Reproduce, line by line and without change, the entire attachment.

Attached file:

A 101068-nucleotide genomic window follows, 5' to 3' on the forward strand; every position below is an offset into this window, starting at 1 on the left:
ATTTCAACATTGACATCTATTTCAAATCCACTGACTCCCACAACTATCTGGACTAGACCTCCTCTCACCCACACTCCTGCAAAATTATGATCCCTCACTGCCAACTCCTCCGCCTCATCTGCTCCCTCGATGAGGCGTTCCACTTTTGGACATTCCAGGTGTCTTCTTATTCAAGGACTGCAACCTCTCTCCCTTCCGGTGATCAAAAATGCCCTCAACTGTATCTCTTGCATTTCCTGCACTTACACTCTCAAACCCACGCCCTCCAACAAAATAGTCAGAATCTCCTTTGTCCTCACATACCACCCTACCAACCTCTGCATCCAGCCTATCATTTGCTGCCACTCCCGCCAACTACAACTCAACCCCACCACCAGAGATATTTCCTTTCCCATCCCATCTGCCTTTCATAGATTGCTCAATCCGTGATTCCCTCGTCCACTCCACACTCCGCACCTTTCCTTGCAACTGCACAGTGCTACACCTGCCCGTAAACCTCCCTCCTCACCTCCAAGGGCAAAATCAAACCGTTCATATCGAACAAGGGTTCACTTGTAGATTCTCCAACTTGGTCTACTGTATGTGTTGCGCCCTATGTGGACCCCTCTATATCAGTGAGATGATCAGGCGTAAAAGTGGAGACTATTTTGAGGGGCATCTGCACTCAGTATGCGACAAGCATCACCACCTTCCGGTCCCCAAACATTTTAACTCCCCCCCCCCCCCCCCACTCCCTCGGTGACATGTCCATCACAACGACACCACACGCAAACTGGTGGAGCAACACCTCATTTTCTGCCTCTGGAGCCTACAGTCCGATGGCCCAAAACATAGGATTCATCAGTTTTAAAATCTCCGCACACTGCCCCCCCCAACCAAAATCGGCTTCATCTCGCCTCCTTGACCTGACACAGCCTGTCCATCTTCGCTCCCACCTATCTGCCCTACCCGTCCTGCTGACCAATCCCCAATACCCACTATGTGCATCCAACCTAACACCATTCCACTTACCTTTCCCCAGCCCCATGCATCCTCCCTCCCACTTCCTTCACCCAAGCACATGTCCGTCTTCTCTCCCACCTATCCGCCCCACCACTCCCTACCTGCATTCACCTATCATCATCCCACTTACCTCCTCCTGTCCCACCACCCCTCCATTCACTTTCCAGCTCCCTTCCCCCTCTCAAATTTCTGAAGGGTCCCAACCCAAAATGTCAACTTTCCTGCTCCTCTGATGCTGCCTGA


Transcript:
A 101068-nucleotide genomic window follows, 5' to 3' on the forward strand; every position below is an offset into this window, starting at 1 on the left:
ATTTCAACATTGACATCTATTTCAAATCCACTGACTCCCACAACTATCTGGACTAGACCTCCTCTCACCCACACTCCTGCAAAATTATGATCCCTCACTGCCAACTCCTCCGCCTCATCTGCTCCCTCGATGAGGCGTTCCACTTTTGGACATTCCAGGTGTCTTCTTATTCAAGGACTGCAACCTCTCTCCCTTCCGGTGATCAAAAATGCCCTCAACTGTATCTCTTGCATTTCCTGCACTTACACTCTCAAACCCACGCCCTCCAACAAAATAGTCAGAATCTCCTTTGTCCTCACATACCACCCTACCAACCTCTGCATCCAGCCTATCATTTGCTGCCACTCCCGCCAACTACAACTCAACCCCACCACCAGAGATATTTCCTTTCCCATCCCATCTGCCTTTCATAGATTGCTCAATCCGTGATTCCCTCGTCCACTCCACACTCCGCACCTTTCCTTGCAACTGCACAGTGCTACACCTGCCCGTAAACCTCCCTCCTCACCTCCAAGGGCAAAATCAAACCGTTCATATCGAACAAGGGTTCACTTGTAGATTCTCCAACTTGGTCTACTGTATGTGTTGCGCCCTATGTGGACCCCTCTATATCAGTGAGATGATCAGGCGTAAAAGTGGAGACTATTTTGAGGGGCATCTGCACTCAGTATGCGACAAGCATCACCACCTTCCGGTCCCCAAACATTTTAACTCCCCCCCCCCCCCCCCACTCCCTCGGTGACATGTCCATCACAACGACACCACACGCAAACTGGTGGAGCAACACCTCATTTTCTGCCTCTGGAGCCTACAGTCCGATGGCCCAAAACATAGGATTCATCAGTTTTAAAATCTCCGCACACTGCCCCCCCCAACCAAAATCGGCTTCATCTCGCCTCCTTGACCTGACACAGCCTGTCCATCTTCGCTCCCACCTATCTGCCCTACCCGTCCTGCTGACCAATCCCCAATACCCACTATGTGCATCCAACCTAACACCATTCCACTTACCTTTCCCCAGCCCCATGCATCCTCCCTCCCACTTCCTTCACCCAAGCACATGTCCGTCTTCTCTCCCACCTATCCGCCCCACCACTCCCTACCTGCATTCACCTATCATCATCCCACTTACCTCCTCCTGTCCCACCACCCCTCCATTCACTTTCCAGCTCCCTTCCCCCTCTCAAATTTCTGAAGGGTCCCAACCCAAAATGTCAACTTTCCTGCTCCTCTGATGCTGCCTGA